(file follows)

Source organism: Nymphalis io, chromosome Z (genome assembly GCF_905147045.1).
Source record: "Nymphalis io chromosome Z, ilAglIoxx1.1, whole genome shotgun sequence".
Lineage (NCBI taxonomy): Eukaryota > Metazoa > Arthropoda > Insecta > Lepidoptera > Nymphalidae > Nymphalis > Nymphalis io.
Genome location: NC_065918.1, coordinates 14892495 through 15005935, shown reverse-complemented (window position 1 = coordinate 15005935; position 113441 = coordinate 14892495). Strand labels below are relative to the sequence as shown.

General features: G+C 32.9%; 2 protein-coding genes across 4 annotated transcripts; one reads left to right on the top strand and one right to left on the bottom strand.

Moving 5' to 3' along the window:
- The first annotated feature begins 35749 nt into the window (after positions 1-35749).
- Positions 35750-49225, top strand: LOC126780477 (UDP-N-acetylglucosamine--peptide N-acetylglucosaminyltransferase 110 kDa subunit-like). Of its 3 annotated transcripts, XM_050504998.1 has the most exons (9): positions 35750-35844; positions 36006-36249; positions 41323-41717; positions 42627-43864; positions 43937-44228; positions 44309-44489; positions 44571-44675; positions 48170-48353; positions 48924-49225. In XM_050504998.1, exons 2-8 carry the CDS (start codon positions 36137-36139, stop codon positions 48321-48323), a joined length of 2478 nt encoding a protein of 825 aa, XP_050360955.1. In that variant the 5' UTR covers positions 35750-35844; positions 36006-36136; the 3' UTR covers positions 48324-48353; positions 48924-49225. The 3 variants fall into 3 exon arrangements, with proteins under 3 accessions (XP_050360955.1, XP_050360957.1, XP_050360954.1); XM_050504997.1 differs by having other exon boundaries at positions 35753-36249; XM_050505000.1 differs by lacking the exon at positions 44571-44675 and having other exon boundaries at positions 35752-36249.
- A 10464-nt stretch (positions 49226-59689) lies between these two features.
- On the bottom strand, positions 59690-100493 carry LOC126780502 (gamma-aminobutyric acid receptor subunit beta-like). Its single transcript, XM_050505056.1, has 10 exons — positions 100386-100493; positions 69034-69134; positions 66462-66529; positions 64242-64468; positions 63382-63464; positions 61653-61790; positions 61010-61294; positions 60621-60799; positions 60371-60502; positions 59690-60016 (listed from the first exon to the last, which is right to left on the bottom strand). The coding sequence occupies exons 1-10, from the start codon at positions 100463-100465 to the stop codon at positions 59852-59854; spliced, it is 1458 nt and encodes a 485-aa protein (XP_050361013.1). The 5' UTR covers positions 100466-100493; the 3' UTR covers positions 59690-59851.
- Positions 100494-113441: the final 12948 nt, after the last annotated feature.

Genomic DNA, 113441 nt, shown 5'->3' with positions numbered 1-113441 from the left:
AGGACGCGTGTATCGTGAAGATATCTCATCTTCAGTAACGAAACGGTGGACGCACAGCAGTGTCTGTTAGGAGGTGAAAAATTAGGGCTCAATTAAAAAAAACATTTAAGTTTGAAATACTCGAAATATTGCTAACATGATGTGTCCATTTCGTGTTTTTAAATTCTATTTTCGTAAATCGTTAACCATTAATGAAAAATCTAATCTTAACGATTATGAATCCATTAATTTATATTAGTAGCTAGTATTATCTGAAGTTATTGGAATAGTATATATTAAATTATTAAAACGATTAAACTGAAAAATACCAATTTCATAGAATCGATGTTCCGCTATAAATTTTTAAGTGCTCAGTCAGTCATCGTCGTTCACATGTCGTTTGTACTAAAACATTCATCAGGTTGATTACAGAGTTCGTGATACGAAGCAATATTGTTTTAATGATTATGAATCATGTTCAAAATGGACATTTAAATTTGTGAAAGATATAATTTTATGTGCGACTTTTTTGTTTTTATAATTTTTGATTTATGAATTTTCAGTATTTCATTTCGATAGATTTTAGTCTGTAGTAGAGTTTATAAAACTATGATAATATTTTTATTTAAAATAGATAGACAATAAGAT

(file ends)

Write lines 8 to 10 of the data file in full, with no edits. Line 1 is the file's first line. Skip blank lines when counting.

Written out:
- Positions 35750-49225, top strand: LOC126780477 (UDP-N-acetylglucosamine--peptide N-acetylglucosaminyltransferase 110 kDa subunit-like). Of its 3 annotated transcripts, XM_050504998.1 has the most exons (9): positions 35750-35844; positions 36006-36249; positions 41323-41717; positions 42627-43864; positions 43937-44228; positions 44309-44489; positions 44571-44675; positions 48170-48353; positions 48924-49225. In XM_050504998.1, exons 2-8 carry the CDS (start codon positions 36137-36139, stop codon positions 48321-48323), a joined length of 2478 nt encoding a protein of 825 aa, XP_050360955.1. In that variant the 5' UTR covers positions 35750-35844; positions 36006-36136; the 3' UTR covers positions 48324-48353; positions 48924-49225. The 3 variants fall into 3 exon arrangements, with proteins under 3 accessions (XP_050360955.1, XP_050360957.1, XP_050360954.1); XM_050504997.1 differs by having other exon boundaries at positions 35753-36249; XM_050505000.1 differs by lacking the exon at positions 44571-44675 and having other exon boundaries at positions 35752-36249.
- A 10464-nt stretch (positions 49226-59689) lies between these two features.
- On the bottom strand, positions 59690-100493 carry LOC126780502 (gamma-aminobutyric acid receptor subunit beta-like). Its single transcript, XM_050505056.1, has 10 exons — positions 100386-100493; positions 69034-69134; positions 66462-66529; positions 64242-64468; positions 63382-63464; positions 61653-61790; positions 61010-61294; positions 60621-60799; positions 60371-60502; positions 59690-60016 (listed from the first exon to the last, which is right to left on the bottom strand). The coding sequence occupies exons 1-10, from the start codon at positions 100463-100465 to the stop codon at positions 59852-59854; spliced, it is 1458 nt and encodes a 485-aa protein (XP_050361013.1). The 5' UTR covers positions 100466-100493; the 3' UTR covers positions 59690-59851.